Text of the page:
I have a security clearance with the US Government so they probably know more about me than I do. I value all the freedoms we have but I think we need to take a hard look at the security we're sacrificing to maintain those freedoms.
    28 May 2013, 08:43 AM Reply Like
  • BIG_BEN
    , contributor
    Comments (166) | Send Message
     
    Your ISP knows your IP address already and that info can already be requested by law enforcement. The problem is when your PC is compromised and attacks are launched from it without your knowledge. I don't want DHS to come arrest me for this. I don't wish to give up anymore freedoms online.
    28 May 2013, 12:23 PM Reply Like
  • Rope a Dope
    , contributor
    Comments (708) | Send Message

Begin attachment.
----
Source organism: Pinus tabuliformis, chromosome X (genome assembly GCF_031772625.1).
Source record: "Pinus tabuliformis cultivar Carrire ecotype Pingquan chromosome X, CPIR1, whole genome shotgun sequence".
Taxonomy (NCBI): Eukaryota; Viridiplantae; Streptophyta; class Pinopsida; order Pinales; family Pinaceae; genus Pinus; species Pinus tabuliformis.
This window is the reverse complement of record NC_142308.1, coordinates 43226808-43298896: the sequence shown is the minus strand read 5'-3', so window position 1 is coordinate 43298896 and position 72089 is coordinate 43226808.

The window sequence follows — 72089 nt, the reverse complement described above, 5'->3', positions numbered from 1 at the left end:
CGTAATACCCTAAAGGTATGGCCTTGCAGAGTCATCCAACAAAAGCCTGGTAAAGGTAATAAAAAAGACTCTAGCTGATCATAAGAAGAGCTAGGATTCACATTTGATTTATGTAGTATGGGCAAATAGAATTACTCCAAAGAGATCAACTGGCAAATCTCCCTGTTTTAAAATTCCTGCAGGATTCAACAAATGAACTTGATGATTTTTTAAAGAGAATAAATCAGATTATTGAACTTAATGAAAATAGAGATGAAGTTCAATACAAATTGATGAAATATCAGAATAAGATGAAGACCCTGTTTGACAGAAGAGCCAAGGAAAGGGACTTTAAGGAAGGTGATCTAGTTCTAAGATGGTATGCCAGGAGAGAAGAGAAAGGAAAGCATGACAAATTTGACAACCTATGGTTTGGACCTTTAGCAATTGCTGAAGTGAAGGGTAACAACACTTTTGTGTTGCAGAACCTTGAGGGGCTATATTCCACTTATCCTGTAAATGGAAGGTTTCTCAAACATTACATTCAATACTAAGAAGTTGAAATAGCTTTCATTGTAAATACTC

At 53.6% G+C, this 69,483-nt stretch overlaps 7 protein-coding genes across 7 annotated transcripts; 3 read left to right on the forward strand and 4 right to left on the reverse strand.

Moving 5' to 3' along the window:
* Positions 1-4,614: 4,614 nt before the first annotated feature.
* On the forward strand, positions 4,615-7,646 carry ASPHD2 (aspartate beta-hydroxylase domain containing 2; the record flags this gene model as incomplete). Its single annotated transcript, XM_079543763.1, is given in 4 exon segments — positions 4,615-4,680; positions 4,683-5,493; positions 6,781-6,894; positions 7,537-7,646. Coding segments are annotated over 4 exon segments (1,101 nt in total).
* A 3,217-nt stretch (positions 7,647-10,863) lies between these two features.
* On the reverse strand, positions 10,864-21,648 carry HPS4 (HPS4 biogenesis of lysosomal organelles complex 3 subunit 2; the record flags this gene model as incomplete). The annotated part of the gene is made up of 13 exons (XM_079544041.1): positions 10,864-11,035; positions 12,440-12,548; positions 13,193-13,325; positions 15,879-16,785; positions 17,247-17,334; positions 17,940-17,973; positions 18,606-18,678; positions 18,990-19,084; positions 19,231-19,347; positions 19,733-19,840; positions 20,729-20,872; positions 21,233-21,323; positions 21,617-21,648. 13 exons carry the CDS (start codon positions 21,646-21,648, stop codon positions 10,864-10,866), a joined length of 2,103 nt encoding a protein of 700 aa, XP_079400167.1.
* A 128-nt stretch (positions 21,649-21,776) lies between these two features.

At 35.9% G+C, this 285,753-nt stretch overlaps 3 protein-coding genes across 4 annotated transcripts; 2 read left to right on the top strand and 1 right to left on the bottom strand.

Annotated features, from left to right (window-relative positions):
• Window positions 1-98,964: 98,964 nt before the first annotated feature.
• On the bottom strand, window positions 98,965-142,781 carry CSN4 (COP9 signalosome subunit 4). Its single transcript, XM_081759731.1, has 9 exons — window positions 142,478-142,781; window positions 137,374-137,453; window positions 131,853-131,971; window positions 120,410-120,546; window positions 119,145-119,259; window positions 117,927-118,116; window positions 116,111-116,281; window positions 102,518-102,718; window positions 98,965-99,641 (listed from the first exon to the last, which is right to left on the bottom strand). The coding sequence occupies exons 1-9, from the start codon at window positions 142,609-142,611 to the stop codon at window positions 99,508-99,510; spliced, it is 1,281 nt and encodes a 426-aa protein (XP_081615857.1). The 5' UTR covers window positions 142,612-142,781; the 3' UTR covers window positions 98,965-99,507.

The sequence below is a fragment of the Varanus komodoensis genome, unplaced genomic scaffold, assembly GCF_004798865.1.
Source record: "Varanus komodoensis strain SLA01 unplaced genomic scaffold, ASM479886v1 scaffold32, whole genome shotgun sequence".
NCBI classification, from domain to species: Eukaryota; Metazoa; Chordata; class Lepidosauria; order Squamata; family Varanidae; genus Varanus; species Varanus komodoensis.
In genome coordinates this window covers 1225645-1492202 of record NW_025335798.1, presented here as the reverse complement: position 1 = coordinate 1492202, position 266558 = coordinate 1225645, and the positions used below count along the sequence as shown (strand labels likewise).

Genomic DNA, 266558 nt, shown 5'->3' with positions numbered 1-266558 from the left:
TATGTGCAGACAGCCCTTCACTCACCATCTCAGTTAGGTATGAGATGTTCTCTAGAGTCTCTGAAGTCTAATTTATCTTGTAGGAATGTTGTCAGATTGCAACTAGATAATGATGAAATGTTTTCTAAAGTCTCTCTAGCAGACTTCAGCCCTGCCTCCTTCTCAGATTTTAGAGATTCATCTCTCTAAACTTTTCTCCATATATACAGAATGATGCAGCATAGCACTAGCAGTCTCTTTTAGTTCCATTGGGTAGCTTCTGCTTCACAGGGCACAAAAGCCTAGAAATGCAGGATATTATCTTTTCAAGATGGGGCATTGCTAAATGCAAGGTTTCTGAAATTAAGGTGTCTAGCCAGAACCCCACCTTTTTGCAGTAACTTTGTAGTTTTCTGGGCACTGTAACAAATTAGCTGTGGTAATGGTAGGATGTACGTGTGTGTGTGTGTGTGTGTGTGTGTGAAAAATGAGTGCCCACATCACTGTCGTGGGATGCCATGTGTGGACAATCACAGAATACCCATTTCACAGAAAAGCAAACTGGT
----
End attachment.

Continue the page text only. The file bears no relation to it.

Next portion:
Some of the recent arrests of the Anonymous hackers were possible despite their efforts to mount attacks through the use of proxy computers. But it costs a lot of money for forensics to track these people down and is only done in extreme cases.

     

    But that is the point of the system that was proposed a few years ago; you would not be able to log onto the Internet unless your identity is verified. Your identity would be verified every step of the way and if anything is amiss, your connection is terminated. If you do something malicious on the net, they would know who did it.